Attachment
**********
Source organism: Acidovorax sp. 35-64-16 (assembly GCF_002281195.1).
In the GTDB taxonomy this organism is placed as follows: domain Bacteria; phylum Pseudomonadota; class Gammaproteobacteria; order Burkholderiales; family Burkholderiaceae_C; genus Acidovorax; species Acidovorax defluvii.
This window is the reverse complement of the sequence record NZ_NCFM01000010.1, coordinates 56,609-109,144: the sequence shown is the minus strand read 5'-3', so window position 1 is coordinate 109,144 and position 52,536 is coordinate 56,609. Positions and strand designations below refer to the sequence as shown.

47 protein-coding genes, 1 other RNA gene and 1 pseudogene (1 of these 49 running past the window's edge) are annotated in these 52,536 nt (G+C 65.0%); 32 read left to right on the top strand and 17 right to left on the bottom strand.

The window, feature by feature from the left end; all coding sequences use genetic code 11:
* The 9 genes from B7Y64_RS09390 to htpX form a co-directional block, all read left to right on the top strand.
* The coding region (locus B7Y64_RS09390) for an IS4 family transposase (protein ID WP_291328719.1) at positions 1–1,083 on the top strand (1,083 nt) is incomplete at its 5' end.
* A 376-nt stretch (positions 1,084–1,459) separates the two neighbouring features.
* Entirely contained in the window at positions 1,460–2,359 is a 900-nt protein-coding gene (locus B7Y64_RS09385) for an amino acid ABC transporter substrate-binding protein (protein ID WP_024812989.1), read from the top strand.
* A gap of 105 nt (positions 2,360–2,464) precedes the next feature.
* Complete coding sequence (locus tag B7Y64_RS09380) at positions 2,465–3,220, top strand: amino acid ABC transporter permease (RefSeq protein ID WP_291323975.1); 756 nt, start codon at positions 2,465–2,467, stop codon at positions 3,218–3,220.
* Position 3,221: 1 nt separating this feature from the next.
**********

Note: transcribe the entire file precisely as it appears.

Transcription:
Source organism: Acidovorax sp. 35-64-16 (assembly GCF_002281195.1).
In the GTDB taxonomy this organism is placed as follows: domain Bacteria; phylum Pseudomonadota; class Gammaproteobacteria; order Burkholderiales; family Burkholderiaceae_C; genus Acidovorax; species Acidovorax defluvii.
This window is the reverse complement of the sequence record NZ_NCFM01000010.1, coordinates 56,609-109,144: the sequence shown is the minus strand read 5'-3', so window position 1 is coordinate 109,144 and position 52,536 is coordinate 56,609. Positions and strand designations below refer to the sequence as shown.

47 protein-coding genes, 1 other RNA gene and 1 pseudogene (1 of these 49 running past the window's edge) are annotated in these 52,536 nt (G+C 65.0%); 32 read left to right on the top strand and 17 right to left on the bottom strand.

The window, feature by feature from the left end; all coding sequences use genetic code 11:
* The 9 genes from B7Y64_RS09390 to htpX form a co-directional block, all read left to right on the top strand.
* The coding region (locus B7Y64_RS09390) for an IS4 family transposase (protein ID WP_291328719.1) at positions 1–1,083 on the top strand (1,083 nt) is incomplete at its 5' end.
* A 376-nt stretch (positions 1,084–1,459) separates the two neighbouring features.
* Entirely contained in the window at positions 1,460–2,359 is a 900-nt protein-coding gene (locus B7Y64_RS09385) for an amino acid ABC transporter substrate-binding protein (protein ID WP_024812989.1), read from the top strand.
* A gap of 105 nt (positions 2,360–2,464) precedes the next feature.
* Complete coding sequence (locus tag B7Y64_RS09380) at positions 2,465–3,220, top strand: amino acid ABC transporter permease (RefSeq protein ID WP_291323975.1); 756 nt, start codon at positions 2,465–2,467, stop codon at positions 3,218–3,220.
* Position 3,221: 1 nt separating this feature from the next.